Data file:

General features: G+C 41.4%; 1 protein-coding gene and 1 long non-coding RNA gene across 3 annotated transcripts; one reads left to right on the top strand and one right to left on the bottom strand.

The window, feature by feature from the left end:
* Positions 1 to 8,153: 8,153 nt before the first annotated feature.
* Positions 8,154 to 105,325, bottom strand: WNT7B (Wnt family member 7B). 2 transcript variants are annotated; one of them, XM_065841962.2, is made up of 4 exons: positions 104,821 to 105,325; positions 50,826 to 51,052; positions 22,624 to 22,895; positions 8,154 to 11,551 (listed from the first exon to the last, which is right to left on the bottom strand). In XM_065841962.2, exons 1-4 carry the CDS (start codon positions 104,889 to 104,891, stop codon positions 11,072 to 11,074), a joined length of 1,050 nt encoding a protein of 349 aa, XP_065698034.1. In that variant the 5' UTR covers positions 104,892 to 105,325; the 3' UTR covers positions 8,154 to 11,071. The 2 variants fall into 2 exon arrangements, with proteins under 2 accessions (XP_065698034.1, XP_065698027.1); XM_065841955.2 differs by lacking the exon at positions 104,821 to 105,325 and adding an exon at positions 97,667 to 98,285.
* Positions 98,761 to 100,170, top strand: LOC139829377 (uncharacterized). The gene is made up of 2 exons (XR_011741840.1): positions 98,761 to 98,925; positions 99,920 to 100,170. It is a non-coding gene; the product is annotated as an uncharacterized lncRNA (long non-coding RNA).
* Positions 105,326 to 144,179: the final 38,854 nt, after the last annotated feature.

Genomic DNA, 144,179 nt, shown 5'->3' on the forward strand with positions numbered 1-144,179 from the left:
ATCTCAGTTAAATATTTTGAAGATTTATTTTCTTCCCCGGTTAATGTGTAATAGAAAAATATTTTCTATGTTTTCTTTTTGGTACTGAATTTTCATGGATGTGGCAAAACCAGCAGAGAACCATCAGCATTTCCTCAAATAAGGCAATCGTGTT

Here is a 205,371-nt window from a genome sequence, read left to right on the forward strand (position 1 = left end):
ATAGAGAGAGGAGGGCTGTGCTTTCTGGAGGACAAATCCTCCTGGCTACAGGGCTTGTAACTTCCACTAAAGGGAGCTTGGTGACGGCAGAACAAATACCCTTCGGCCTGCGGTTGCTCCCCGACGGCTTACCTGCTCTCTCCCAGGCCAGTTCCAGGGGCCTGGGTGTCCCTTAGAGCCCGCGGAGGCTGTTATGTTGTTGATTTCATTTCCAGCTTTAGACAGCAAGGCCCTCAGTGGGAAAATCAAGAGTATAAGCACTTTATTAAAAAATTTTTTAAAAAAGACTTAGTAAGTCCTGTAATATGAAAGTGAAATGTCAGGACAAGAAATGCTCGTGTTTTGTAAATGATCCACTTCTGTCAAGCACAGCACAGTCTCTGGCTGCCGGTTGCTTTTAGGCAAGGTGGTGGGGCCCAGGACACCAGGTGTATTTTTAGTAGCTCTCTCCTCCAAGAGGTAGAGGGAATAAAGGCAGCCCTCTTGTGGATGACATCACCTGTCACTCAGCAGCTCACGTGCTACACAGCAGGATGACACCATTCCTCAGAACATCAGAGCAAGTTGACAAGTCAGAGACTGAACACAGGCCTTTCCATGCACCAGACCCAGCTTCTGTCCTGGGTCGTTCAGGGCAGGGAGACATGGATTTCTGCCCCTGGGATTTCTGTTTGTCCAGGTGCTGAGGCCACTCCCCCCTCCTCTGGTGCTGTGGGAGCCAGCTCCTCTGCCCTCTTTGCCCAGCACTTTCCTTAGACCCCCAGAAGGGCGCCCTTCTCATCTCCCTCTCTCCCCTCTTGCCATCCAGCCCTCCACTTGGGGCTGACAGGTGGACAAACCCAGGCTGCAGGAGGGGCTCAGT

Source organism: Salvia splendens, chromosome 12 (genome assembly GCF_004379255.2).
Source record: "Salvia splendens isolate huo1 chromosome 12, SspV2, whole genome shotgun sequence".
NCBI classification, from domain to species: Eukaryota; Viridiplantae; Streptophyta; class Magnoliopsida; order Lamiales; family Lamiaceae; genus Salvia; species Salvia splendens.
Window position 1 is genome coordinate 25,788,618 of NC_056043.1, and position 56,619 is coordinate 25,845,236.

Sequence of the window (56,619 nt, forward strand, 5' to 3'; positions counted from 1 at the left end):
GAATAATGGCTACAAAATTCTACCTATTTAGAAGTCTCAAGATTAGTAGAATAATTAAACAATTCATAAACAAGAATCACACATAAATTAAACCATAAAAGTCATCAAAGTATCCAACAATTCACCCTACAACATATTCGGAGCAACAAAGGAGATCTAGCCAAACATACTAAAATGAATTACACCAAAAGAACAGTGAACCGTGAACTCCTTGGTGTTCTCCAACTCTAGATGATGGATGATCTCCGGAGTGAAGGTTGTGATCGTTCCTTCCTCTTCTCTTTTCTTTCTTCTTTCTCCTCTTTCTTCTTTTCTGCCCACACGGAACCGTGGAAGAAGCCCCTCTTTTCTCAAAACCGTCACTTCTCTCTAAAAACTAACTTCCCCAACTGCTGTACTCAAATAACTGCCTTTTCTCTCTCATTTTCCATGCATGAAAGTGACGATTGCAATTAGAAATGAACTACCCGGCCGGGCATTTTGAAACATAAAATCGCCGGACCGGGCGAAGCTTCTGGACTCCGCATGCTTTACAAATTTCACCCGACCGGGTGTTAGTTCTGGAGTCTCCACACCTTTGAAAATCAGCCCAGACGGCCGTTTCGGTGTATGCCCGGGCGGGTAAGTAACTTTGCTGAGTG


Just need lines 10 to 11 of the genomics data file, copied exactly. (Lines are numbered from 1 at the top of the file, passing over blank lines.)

ATAGAGAGAGGAGGGCTGTGCTTTCTGGAGGACAAATCCTCCTGGCTACAGGGCTTGTAACTTCCACTAAAGGGAGCTTGGTGACGGCAGAACAAATACCCTTCGGCCTGCGGTTGCTCCCCGACGGCTTACCTGCTCTCTCCCAGGCCAGTTCCAGGGGCCTGGGTGTCCCTTAGAGCCCGCGGAGGCTGTTATGTTGTTGATTTCATTTCCAGCTTTAGACAGCAAGGCCCTCAGTGGGAAAATCAAGAGTATAAGCACTTTATTAAAAAATTTTTTAAAAAAGACTTAGTAAGTCCTGTAATATGAAAGTGAAATGTCAGGACAAGAAATGCTCGTGTTTTGTAAATGATCCACTTCTGTCAAGCACAGCACAGTCTCTGGCTGCCGGTTGCTTTTAGGCAAGGTGGTGGGGCCCAGGACACCAGGTGTATTTTTAGTAGCTCTCTCCTCCAAGAGGTAGAGGGAATAAAGGCAGCCCTCTTGTGGATGACATCACCTGTCACTCAGCAGCTCACGTGCTACACAGCAGGATGACACCATTCCTCAGAACATCAGAGCAAGTTGACAAGTCAGAGACTGAACACAGGCCTTTCCATGCACCAGACCCAGCTTCTGTCCTGGGTCGTTCAGGGCAGGGAGACATGGATTTCTGCCCCTGGGATTTCTGTTTGTCCAGGTGCTGAGGCCACTCCCCCCTCCTCTGGTGCTGTGGGAGCCAGCTCCTCTGCCCTCTTTGCCCAGCACTTTCCTTAGACCCCCAGAAGGGCGCCCTTCTCATCTCCCTCTCTCCCCTCTTGCCATCCAGCCCTCCACTTGGGGCTGACAGGTGGACAAACCCAGGCTGCAGGAGGGGCTCAGT

Source organism: Salvia splendens, chromosome 12 (genome assembly GCF_004379255.2).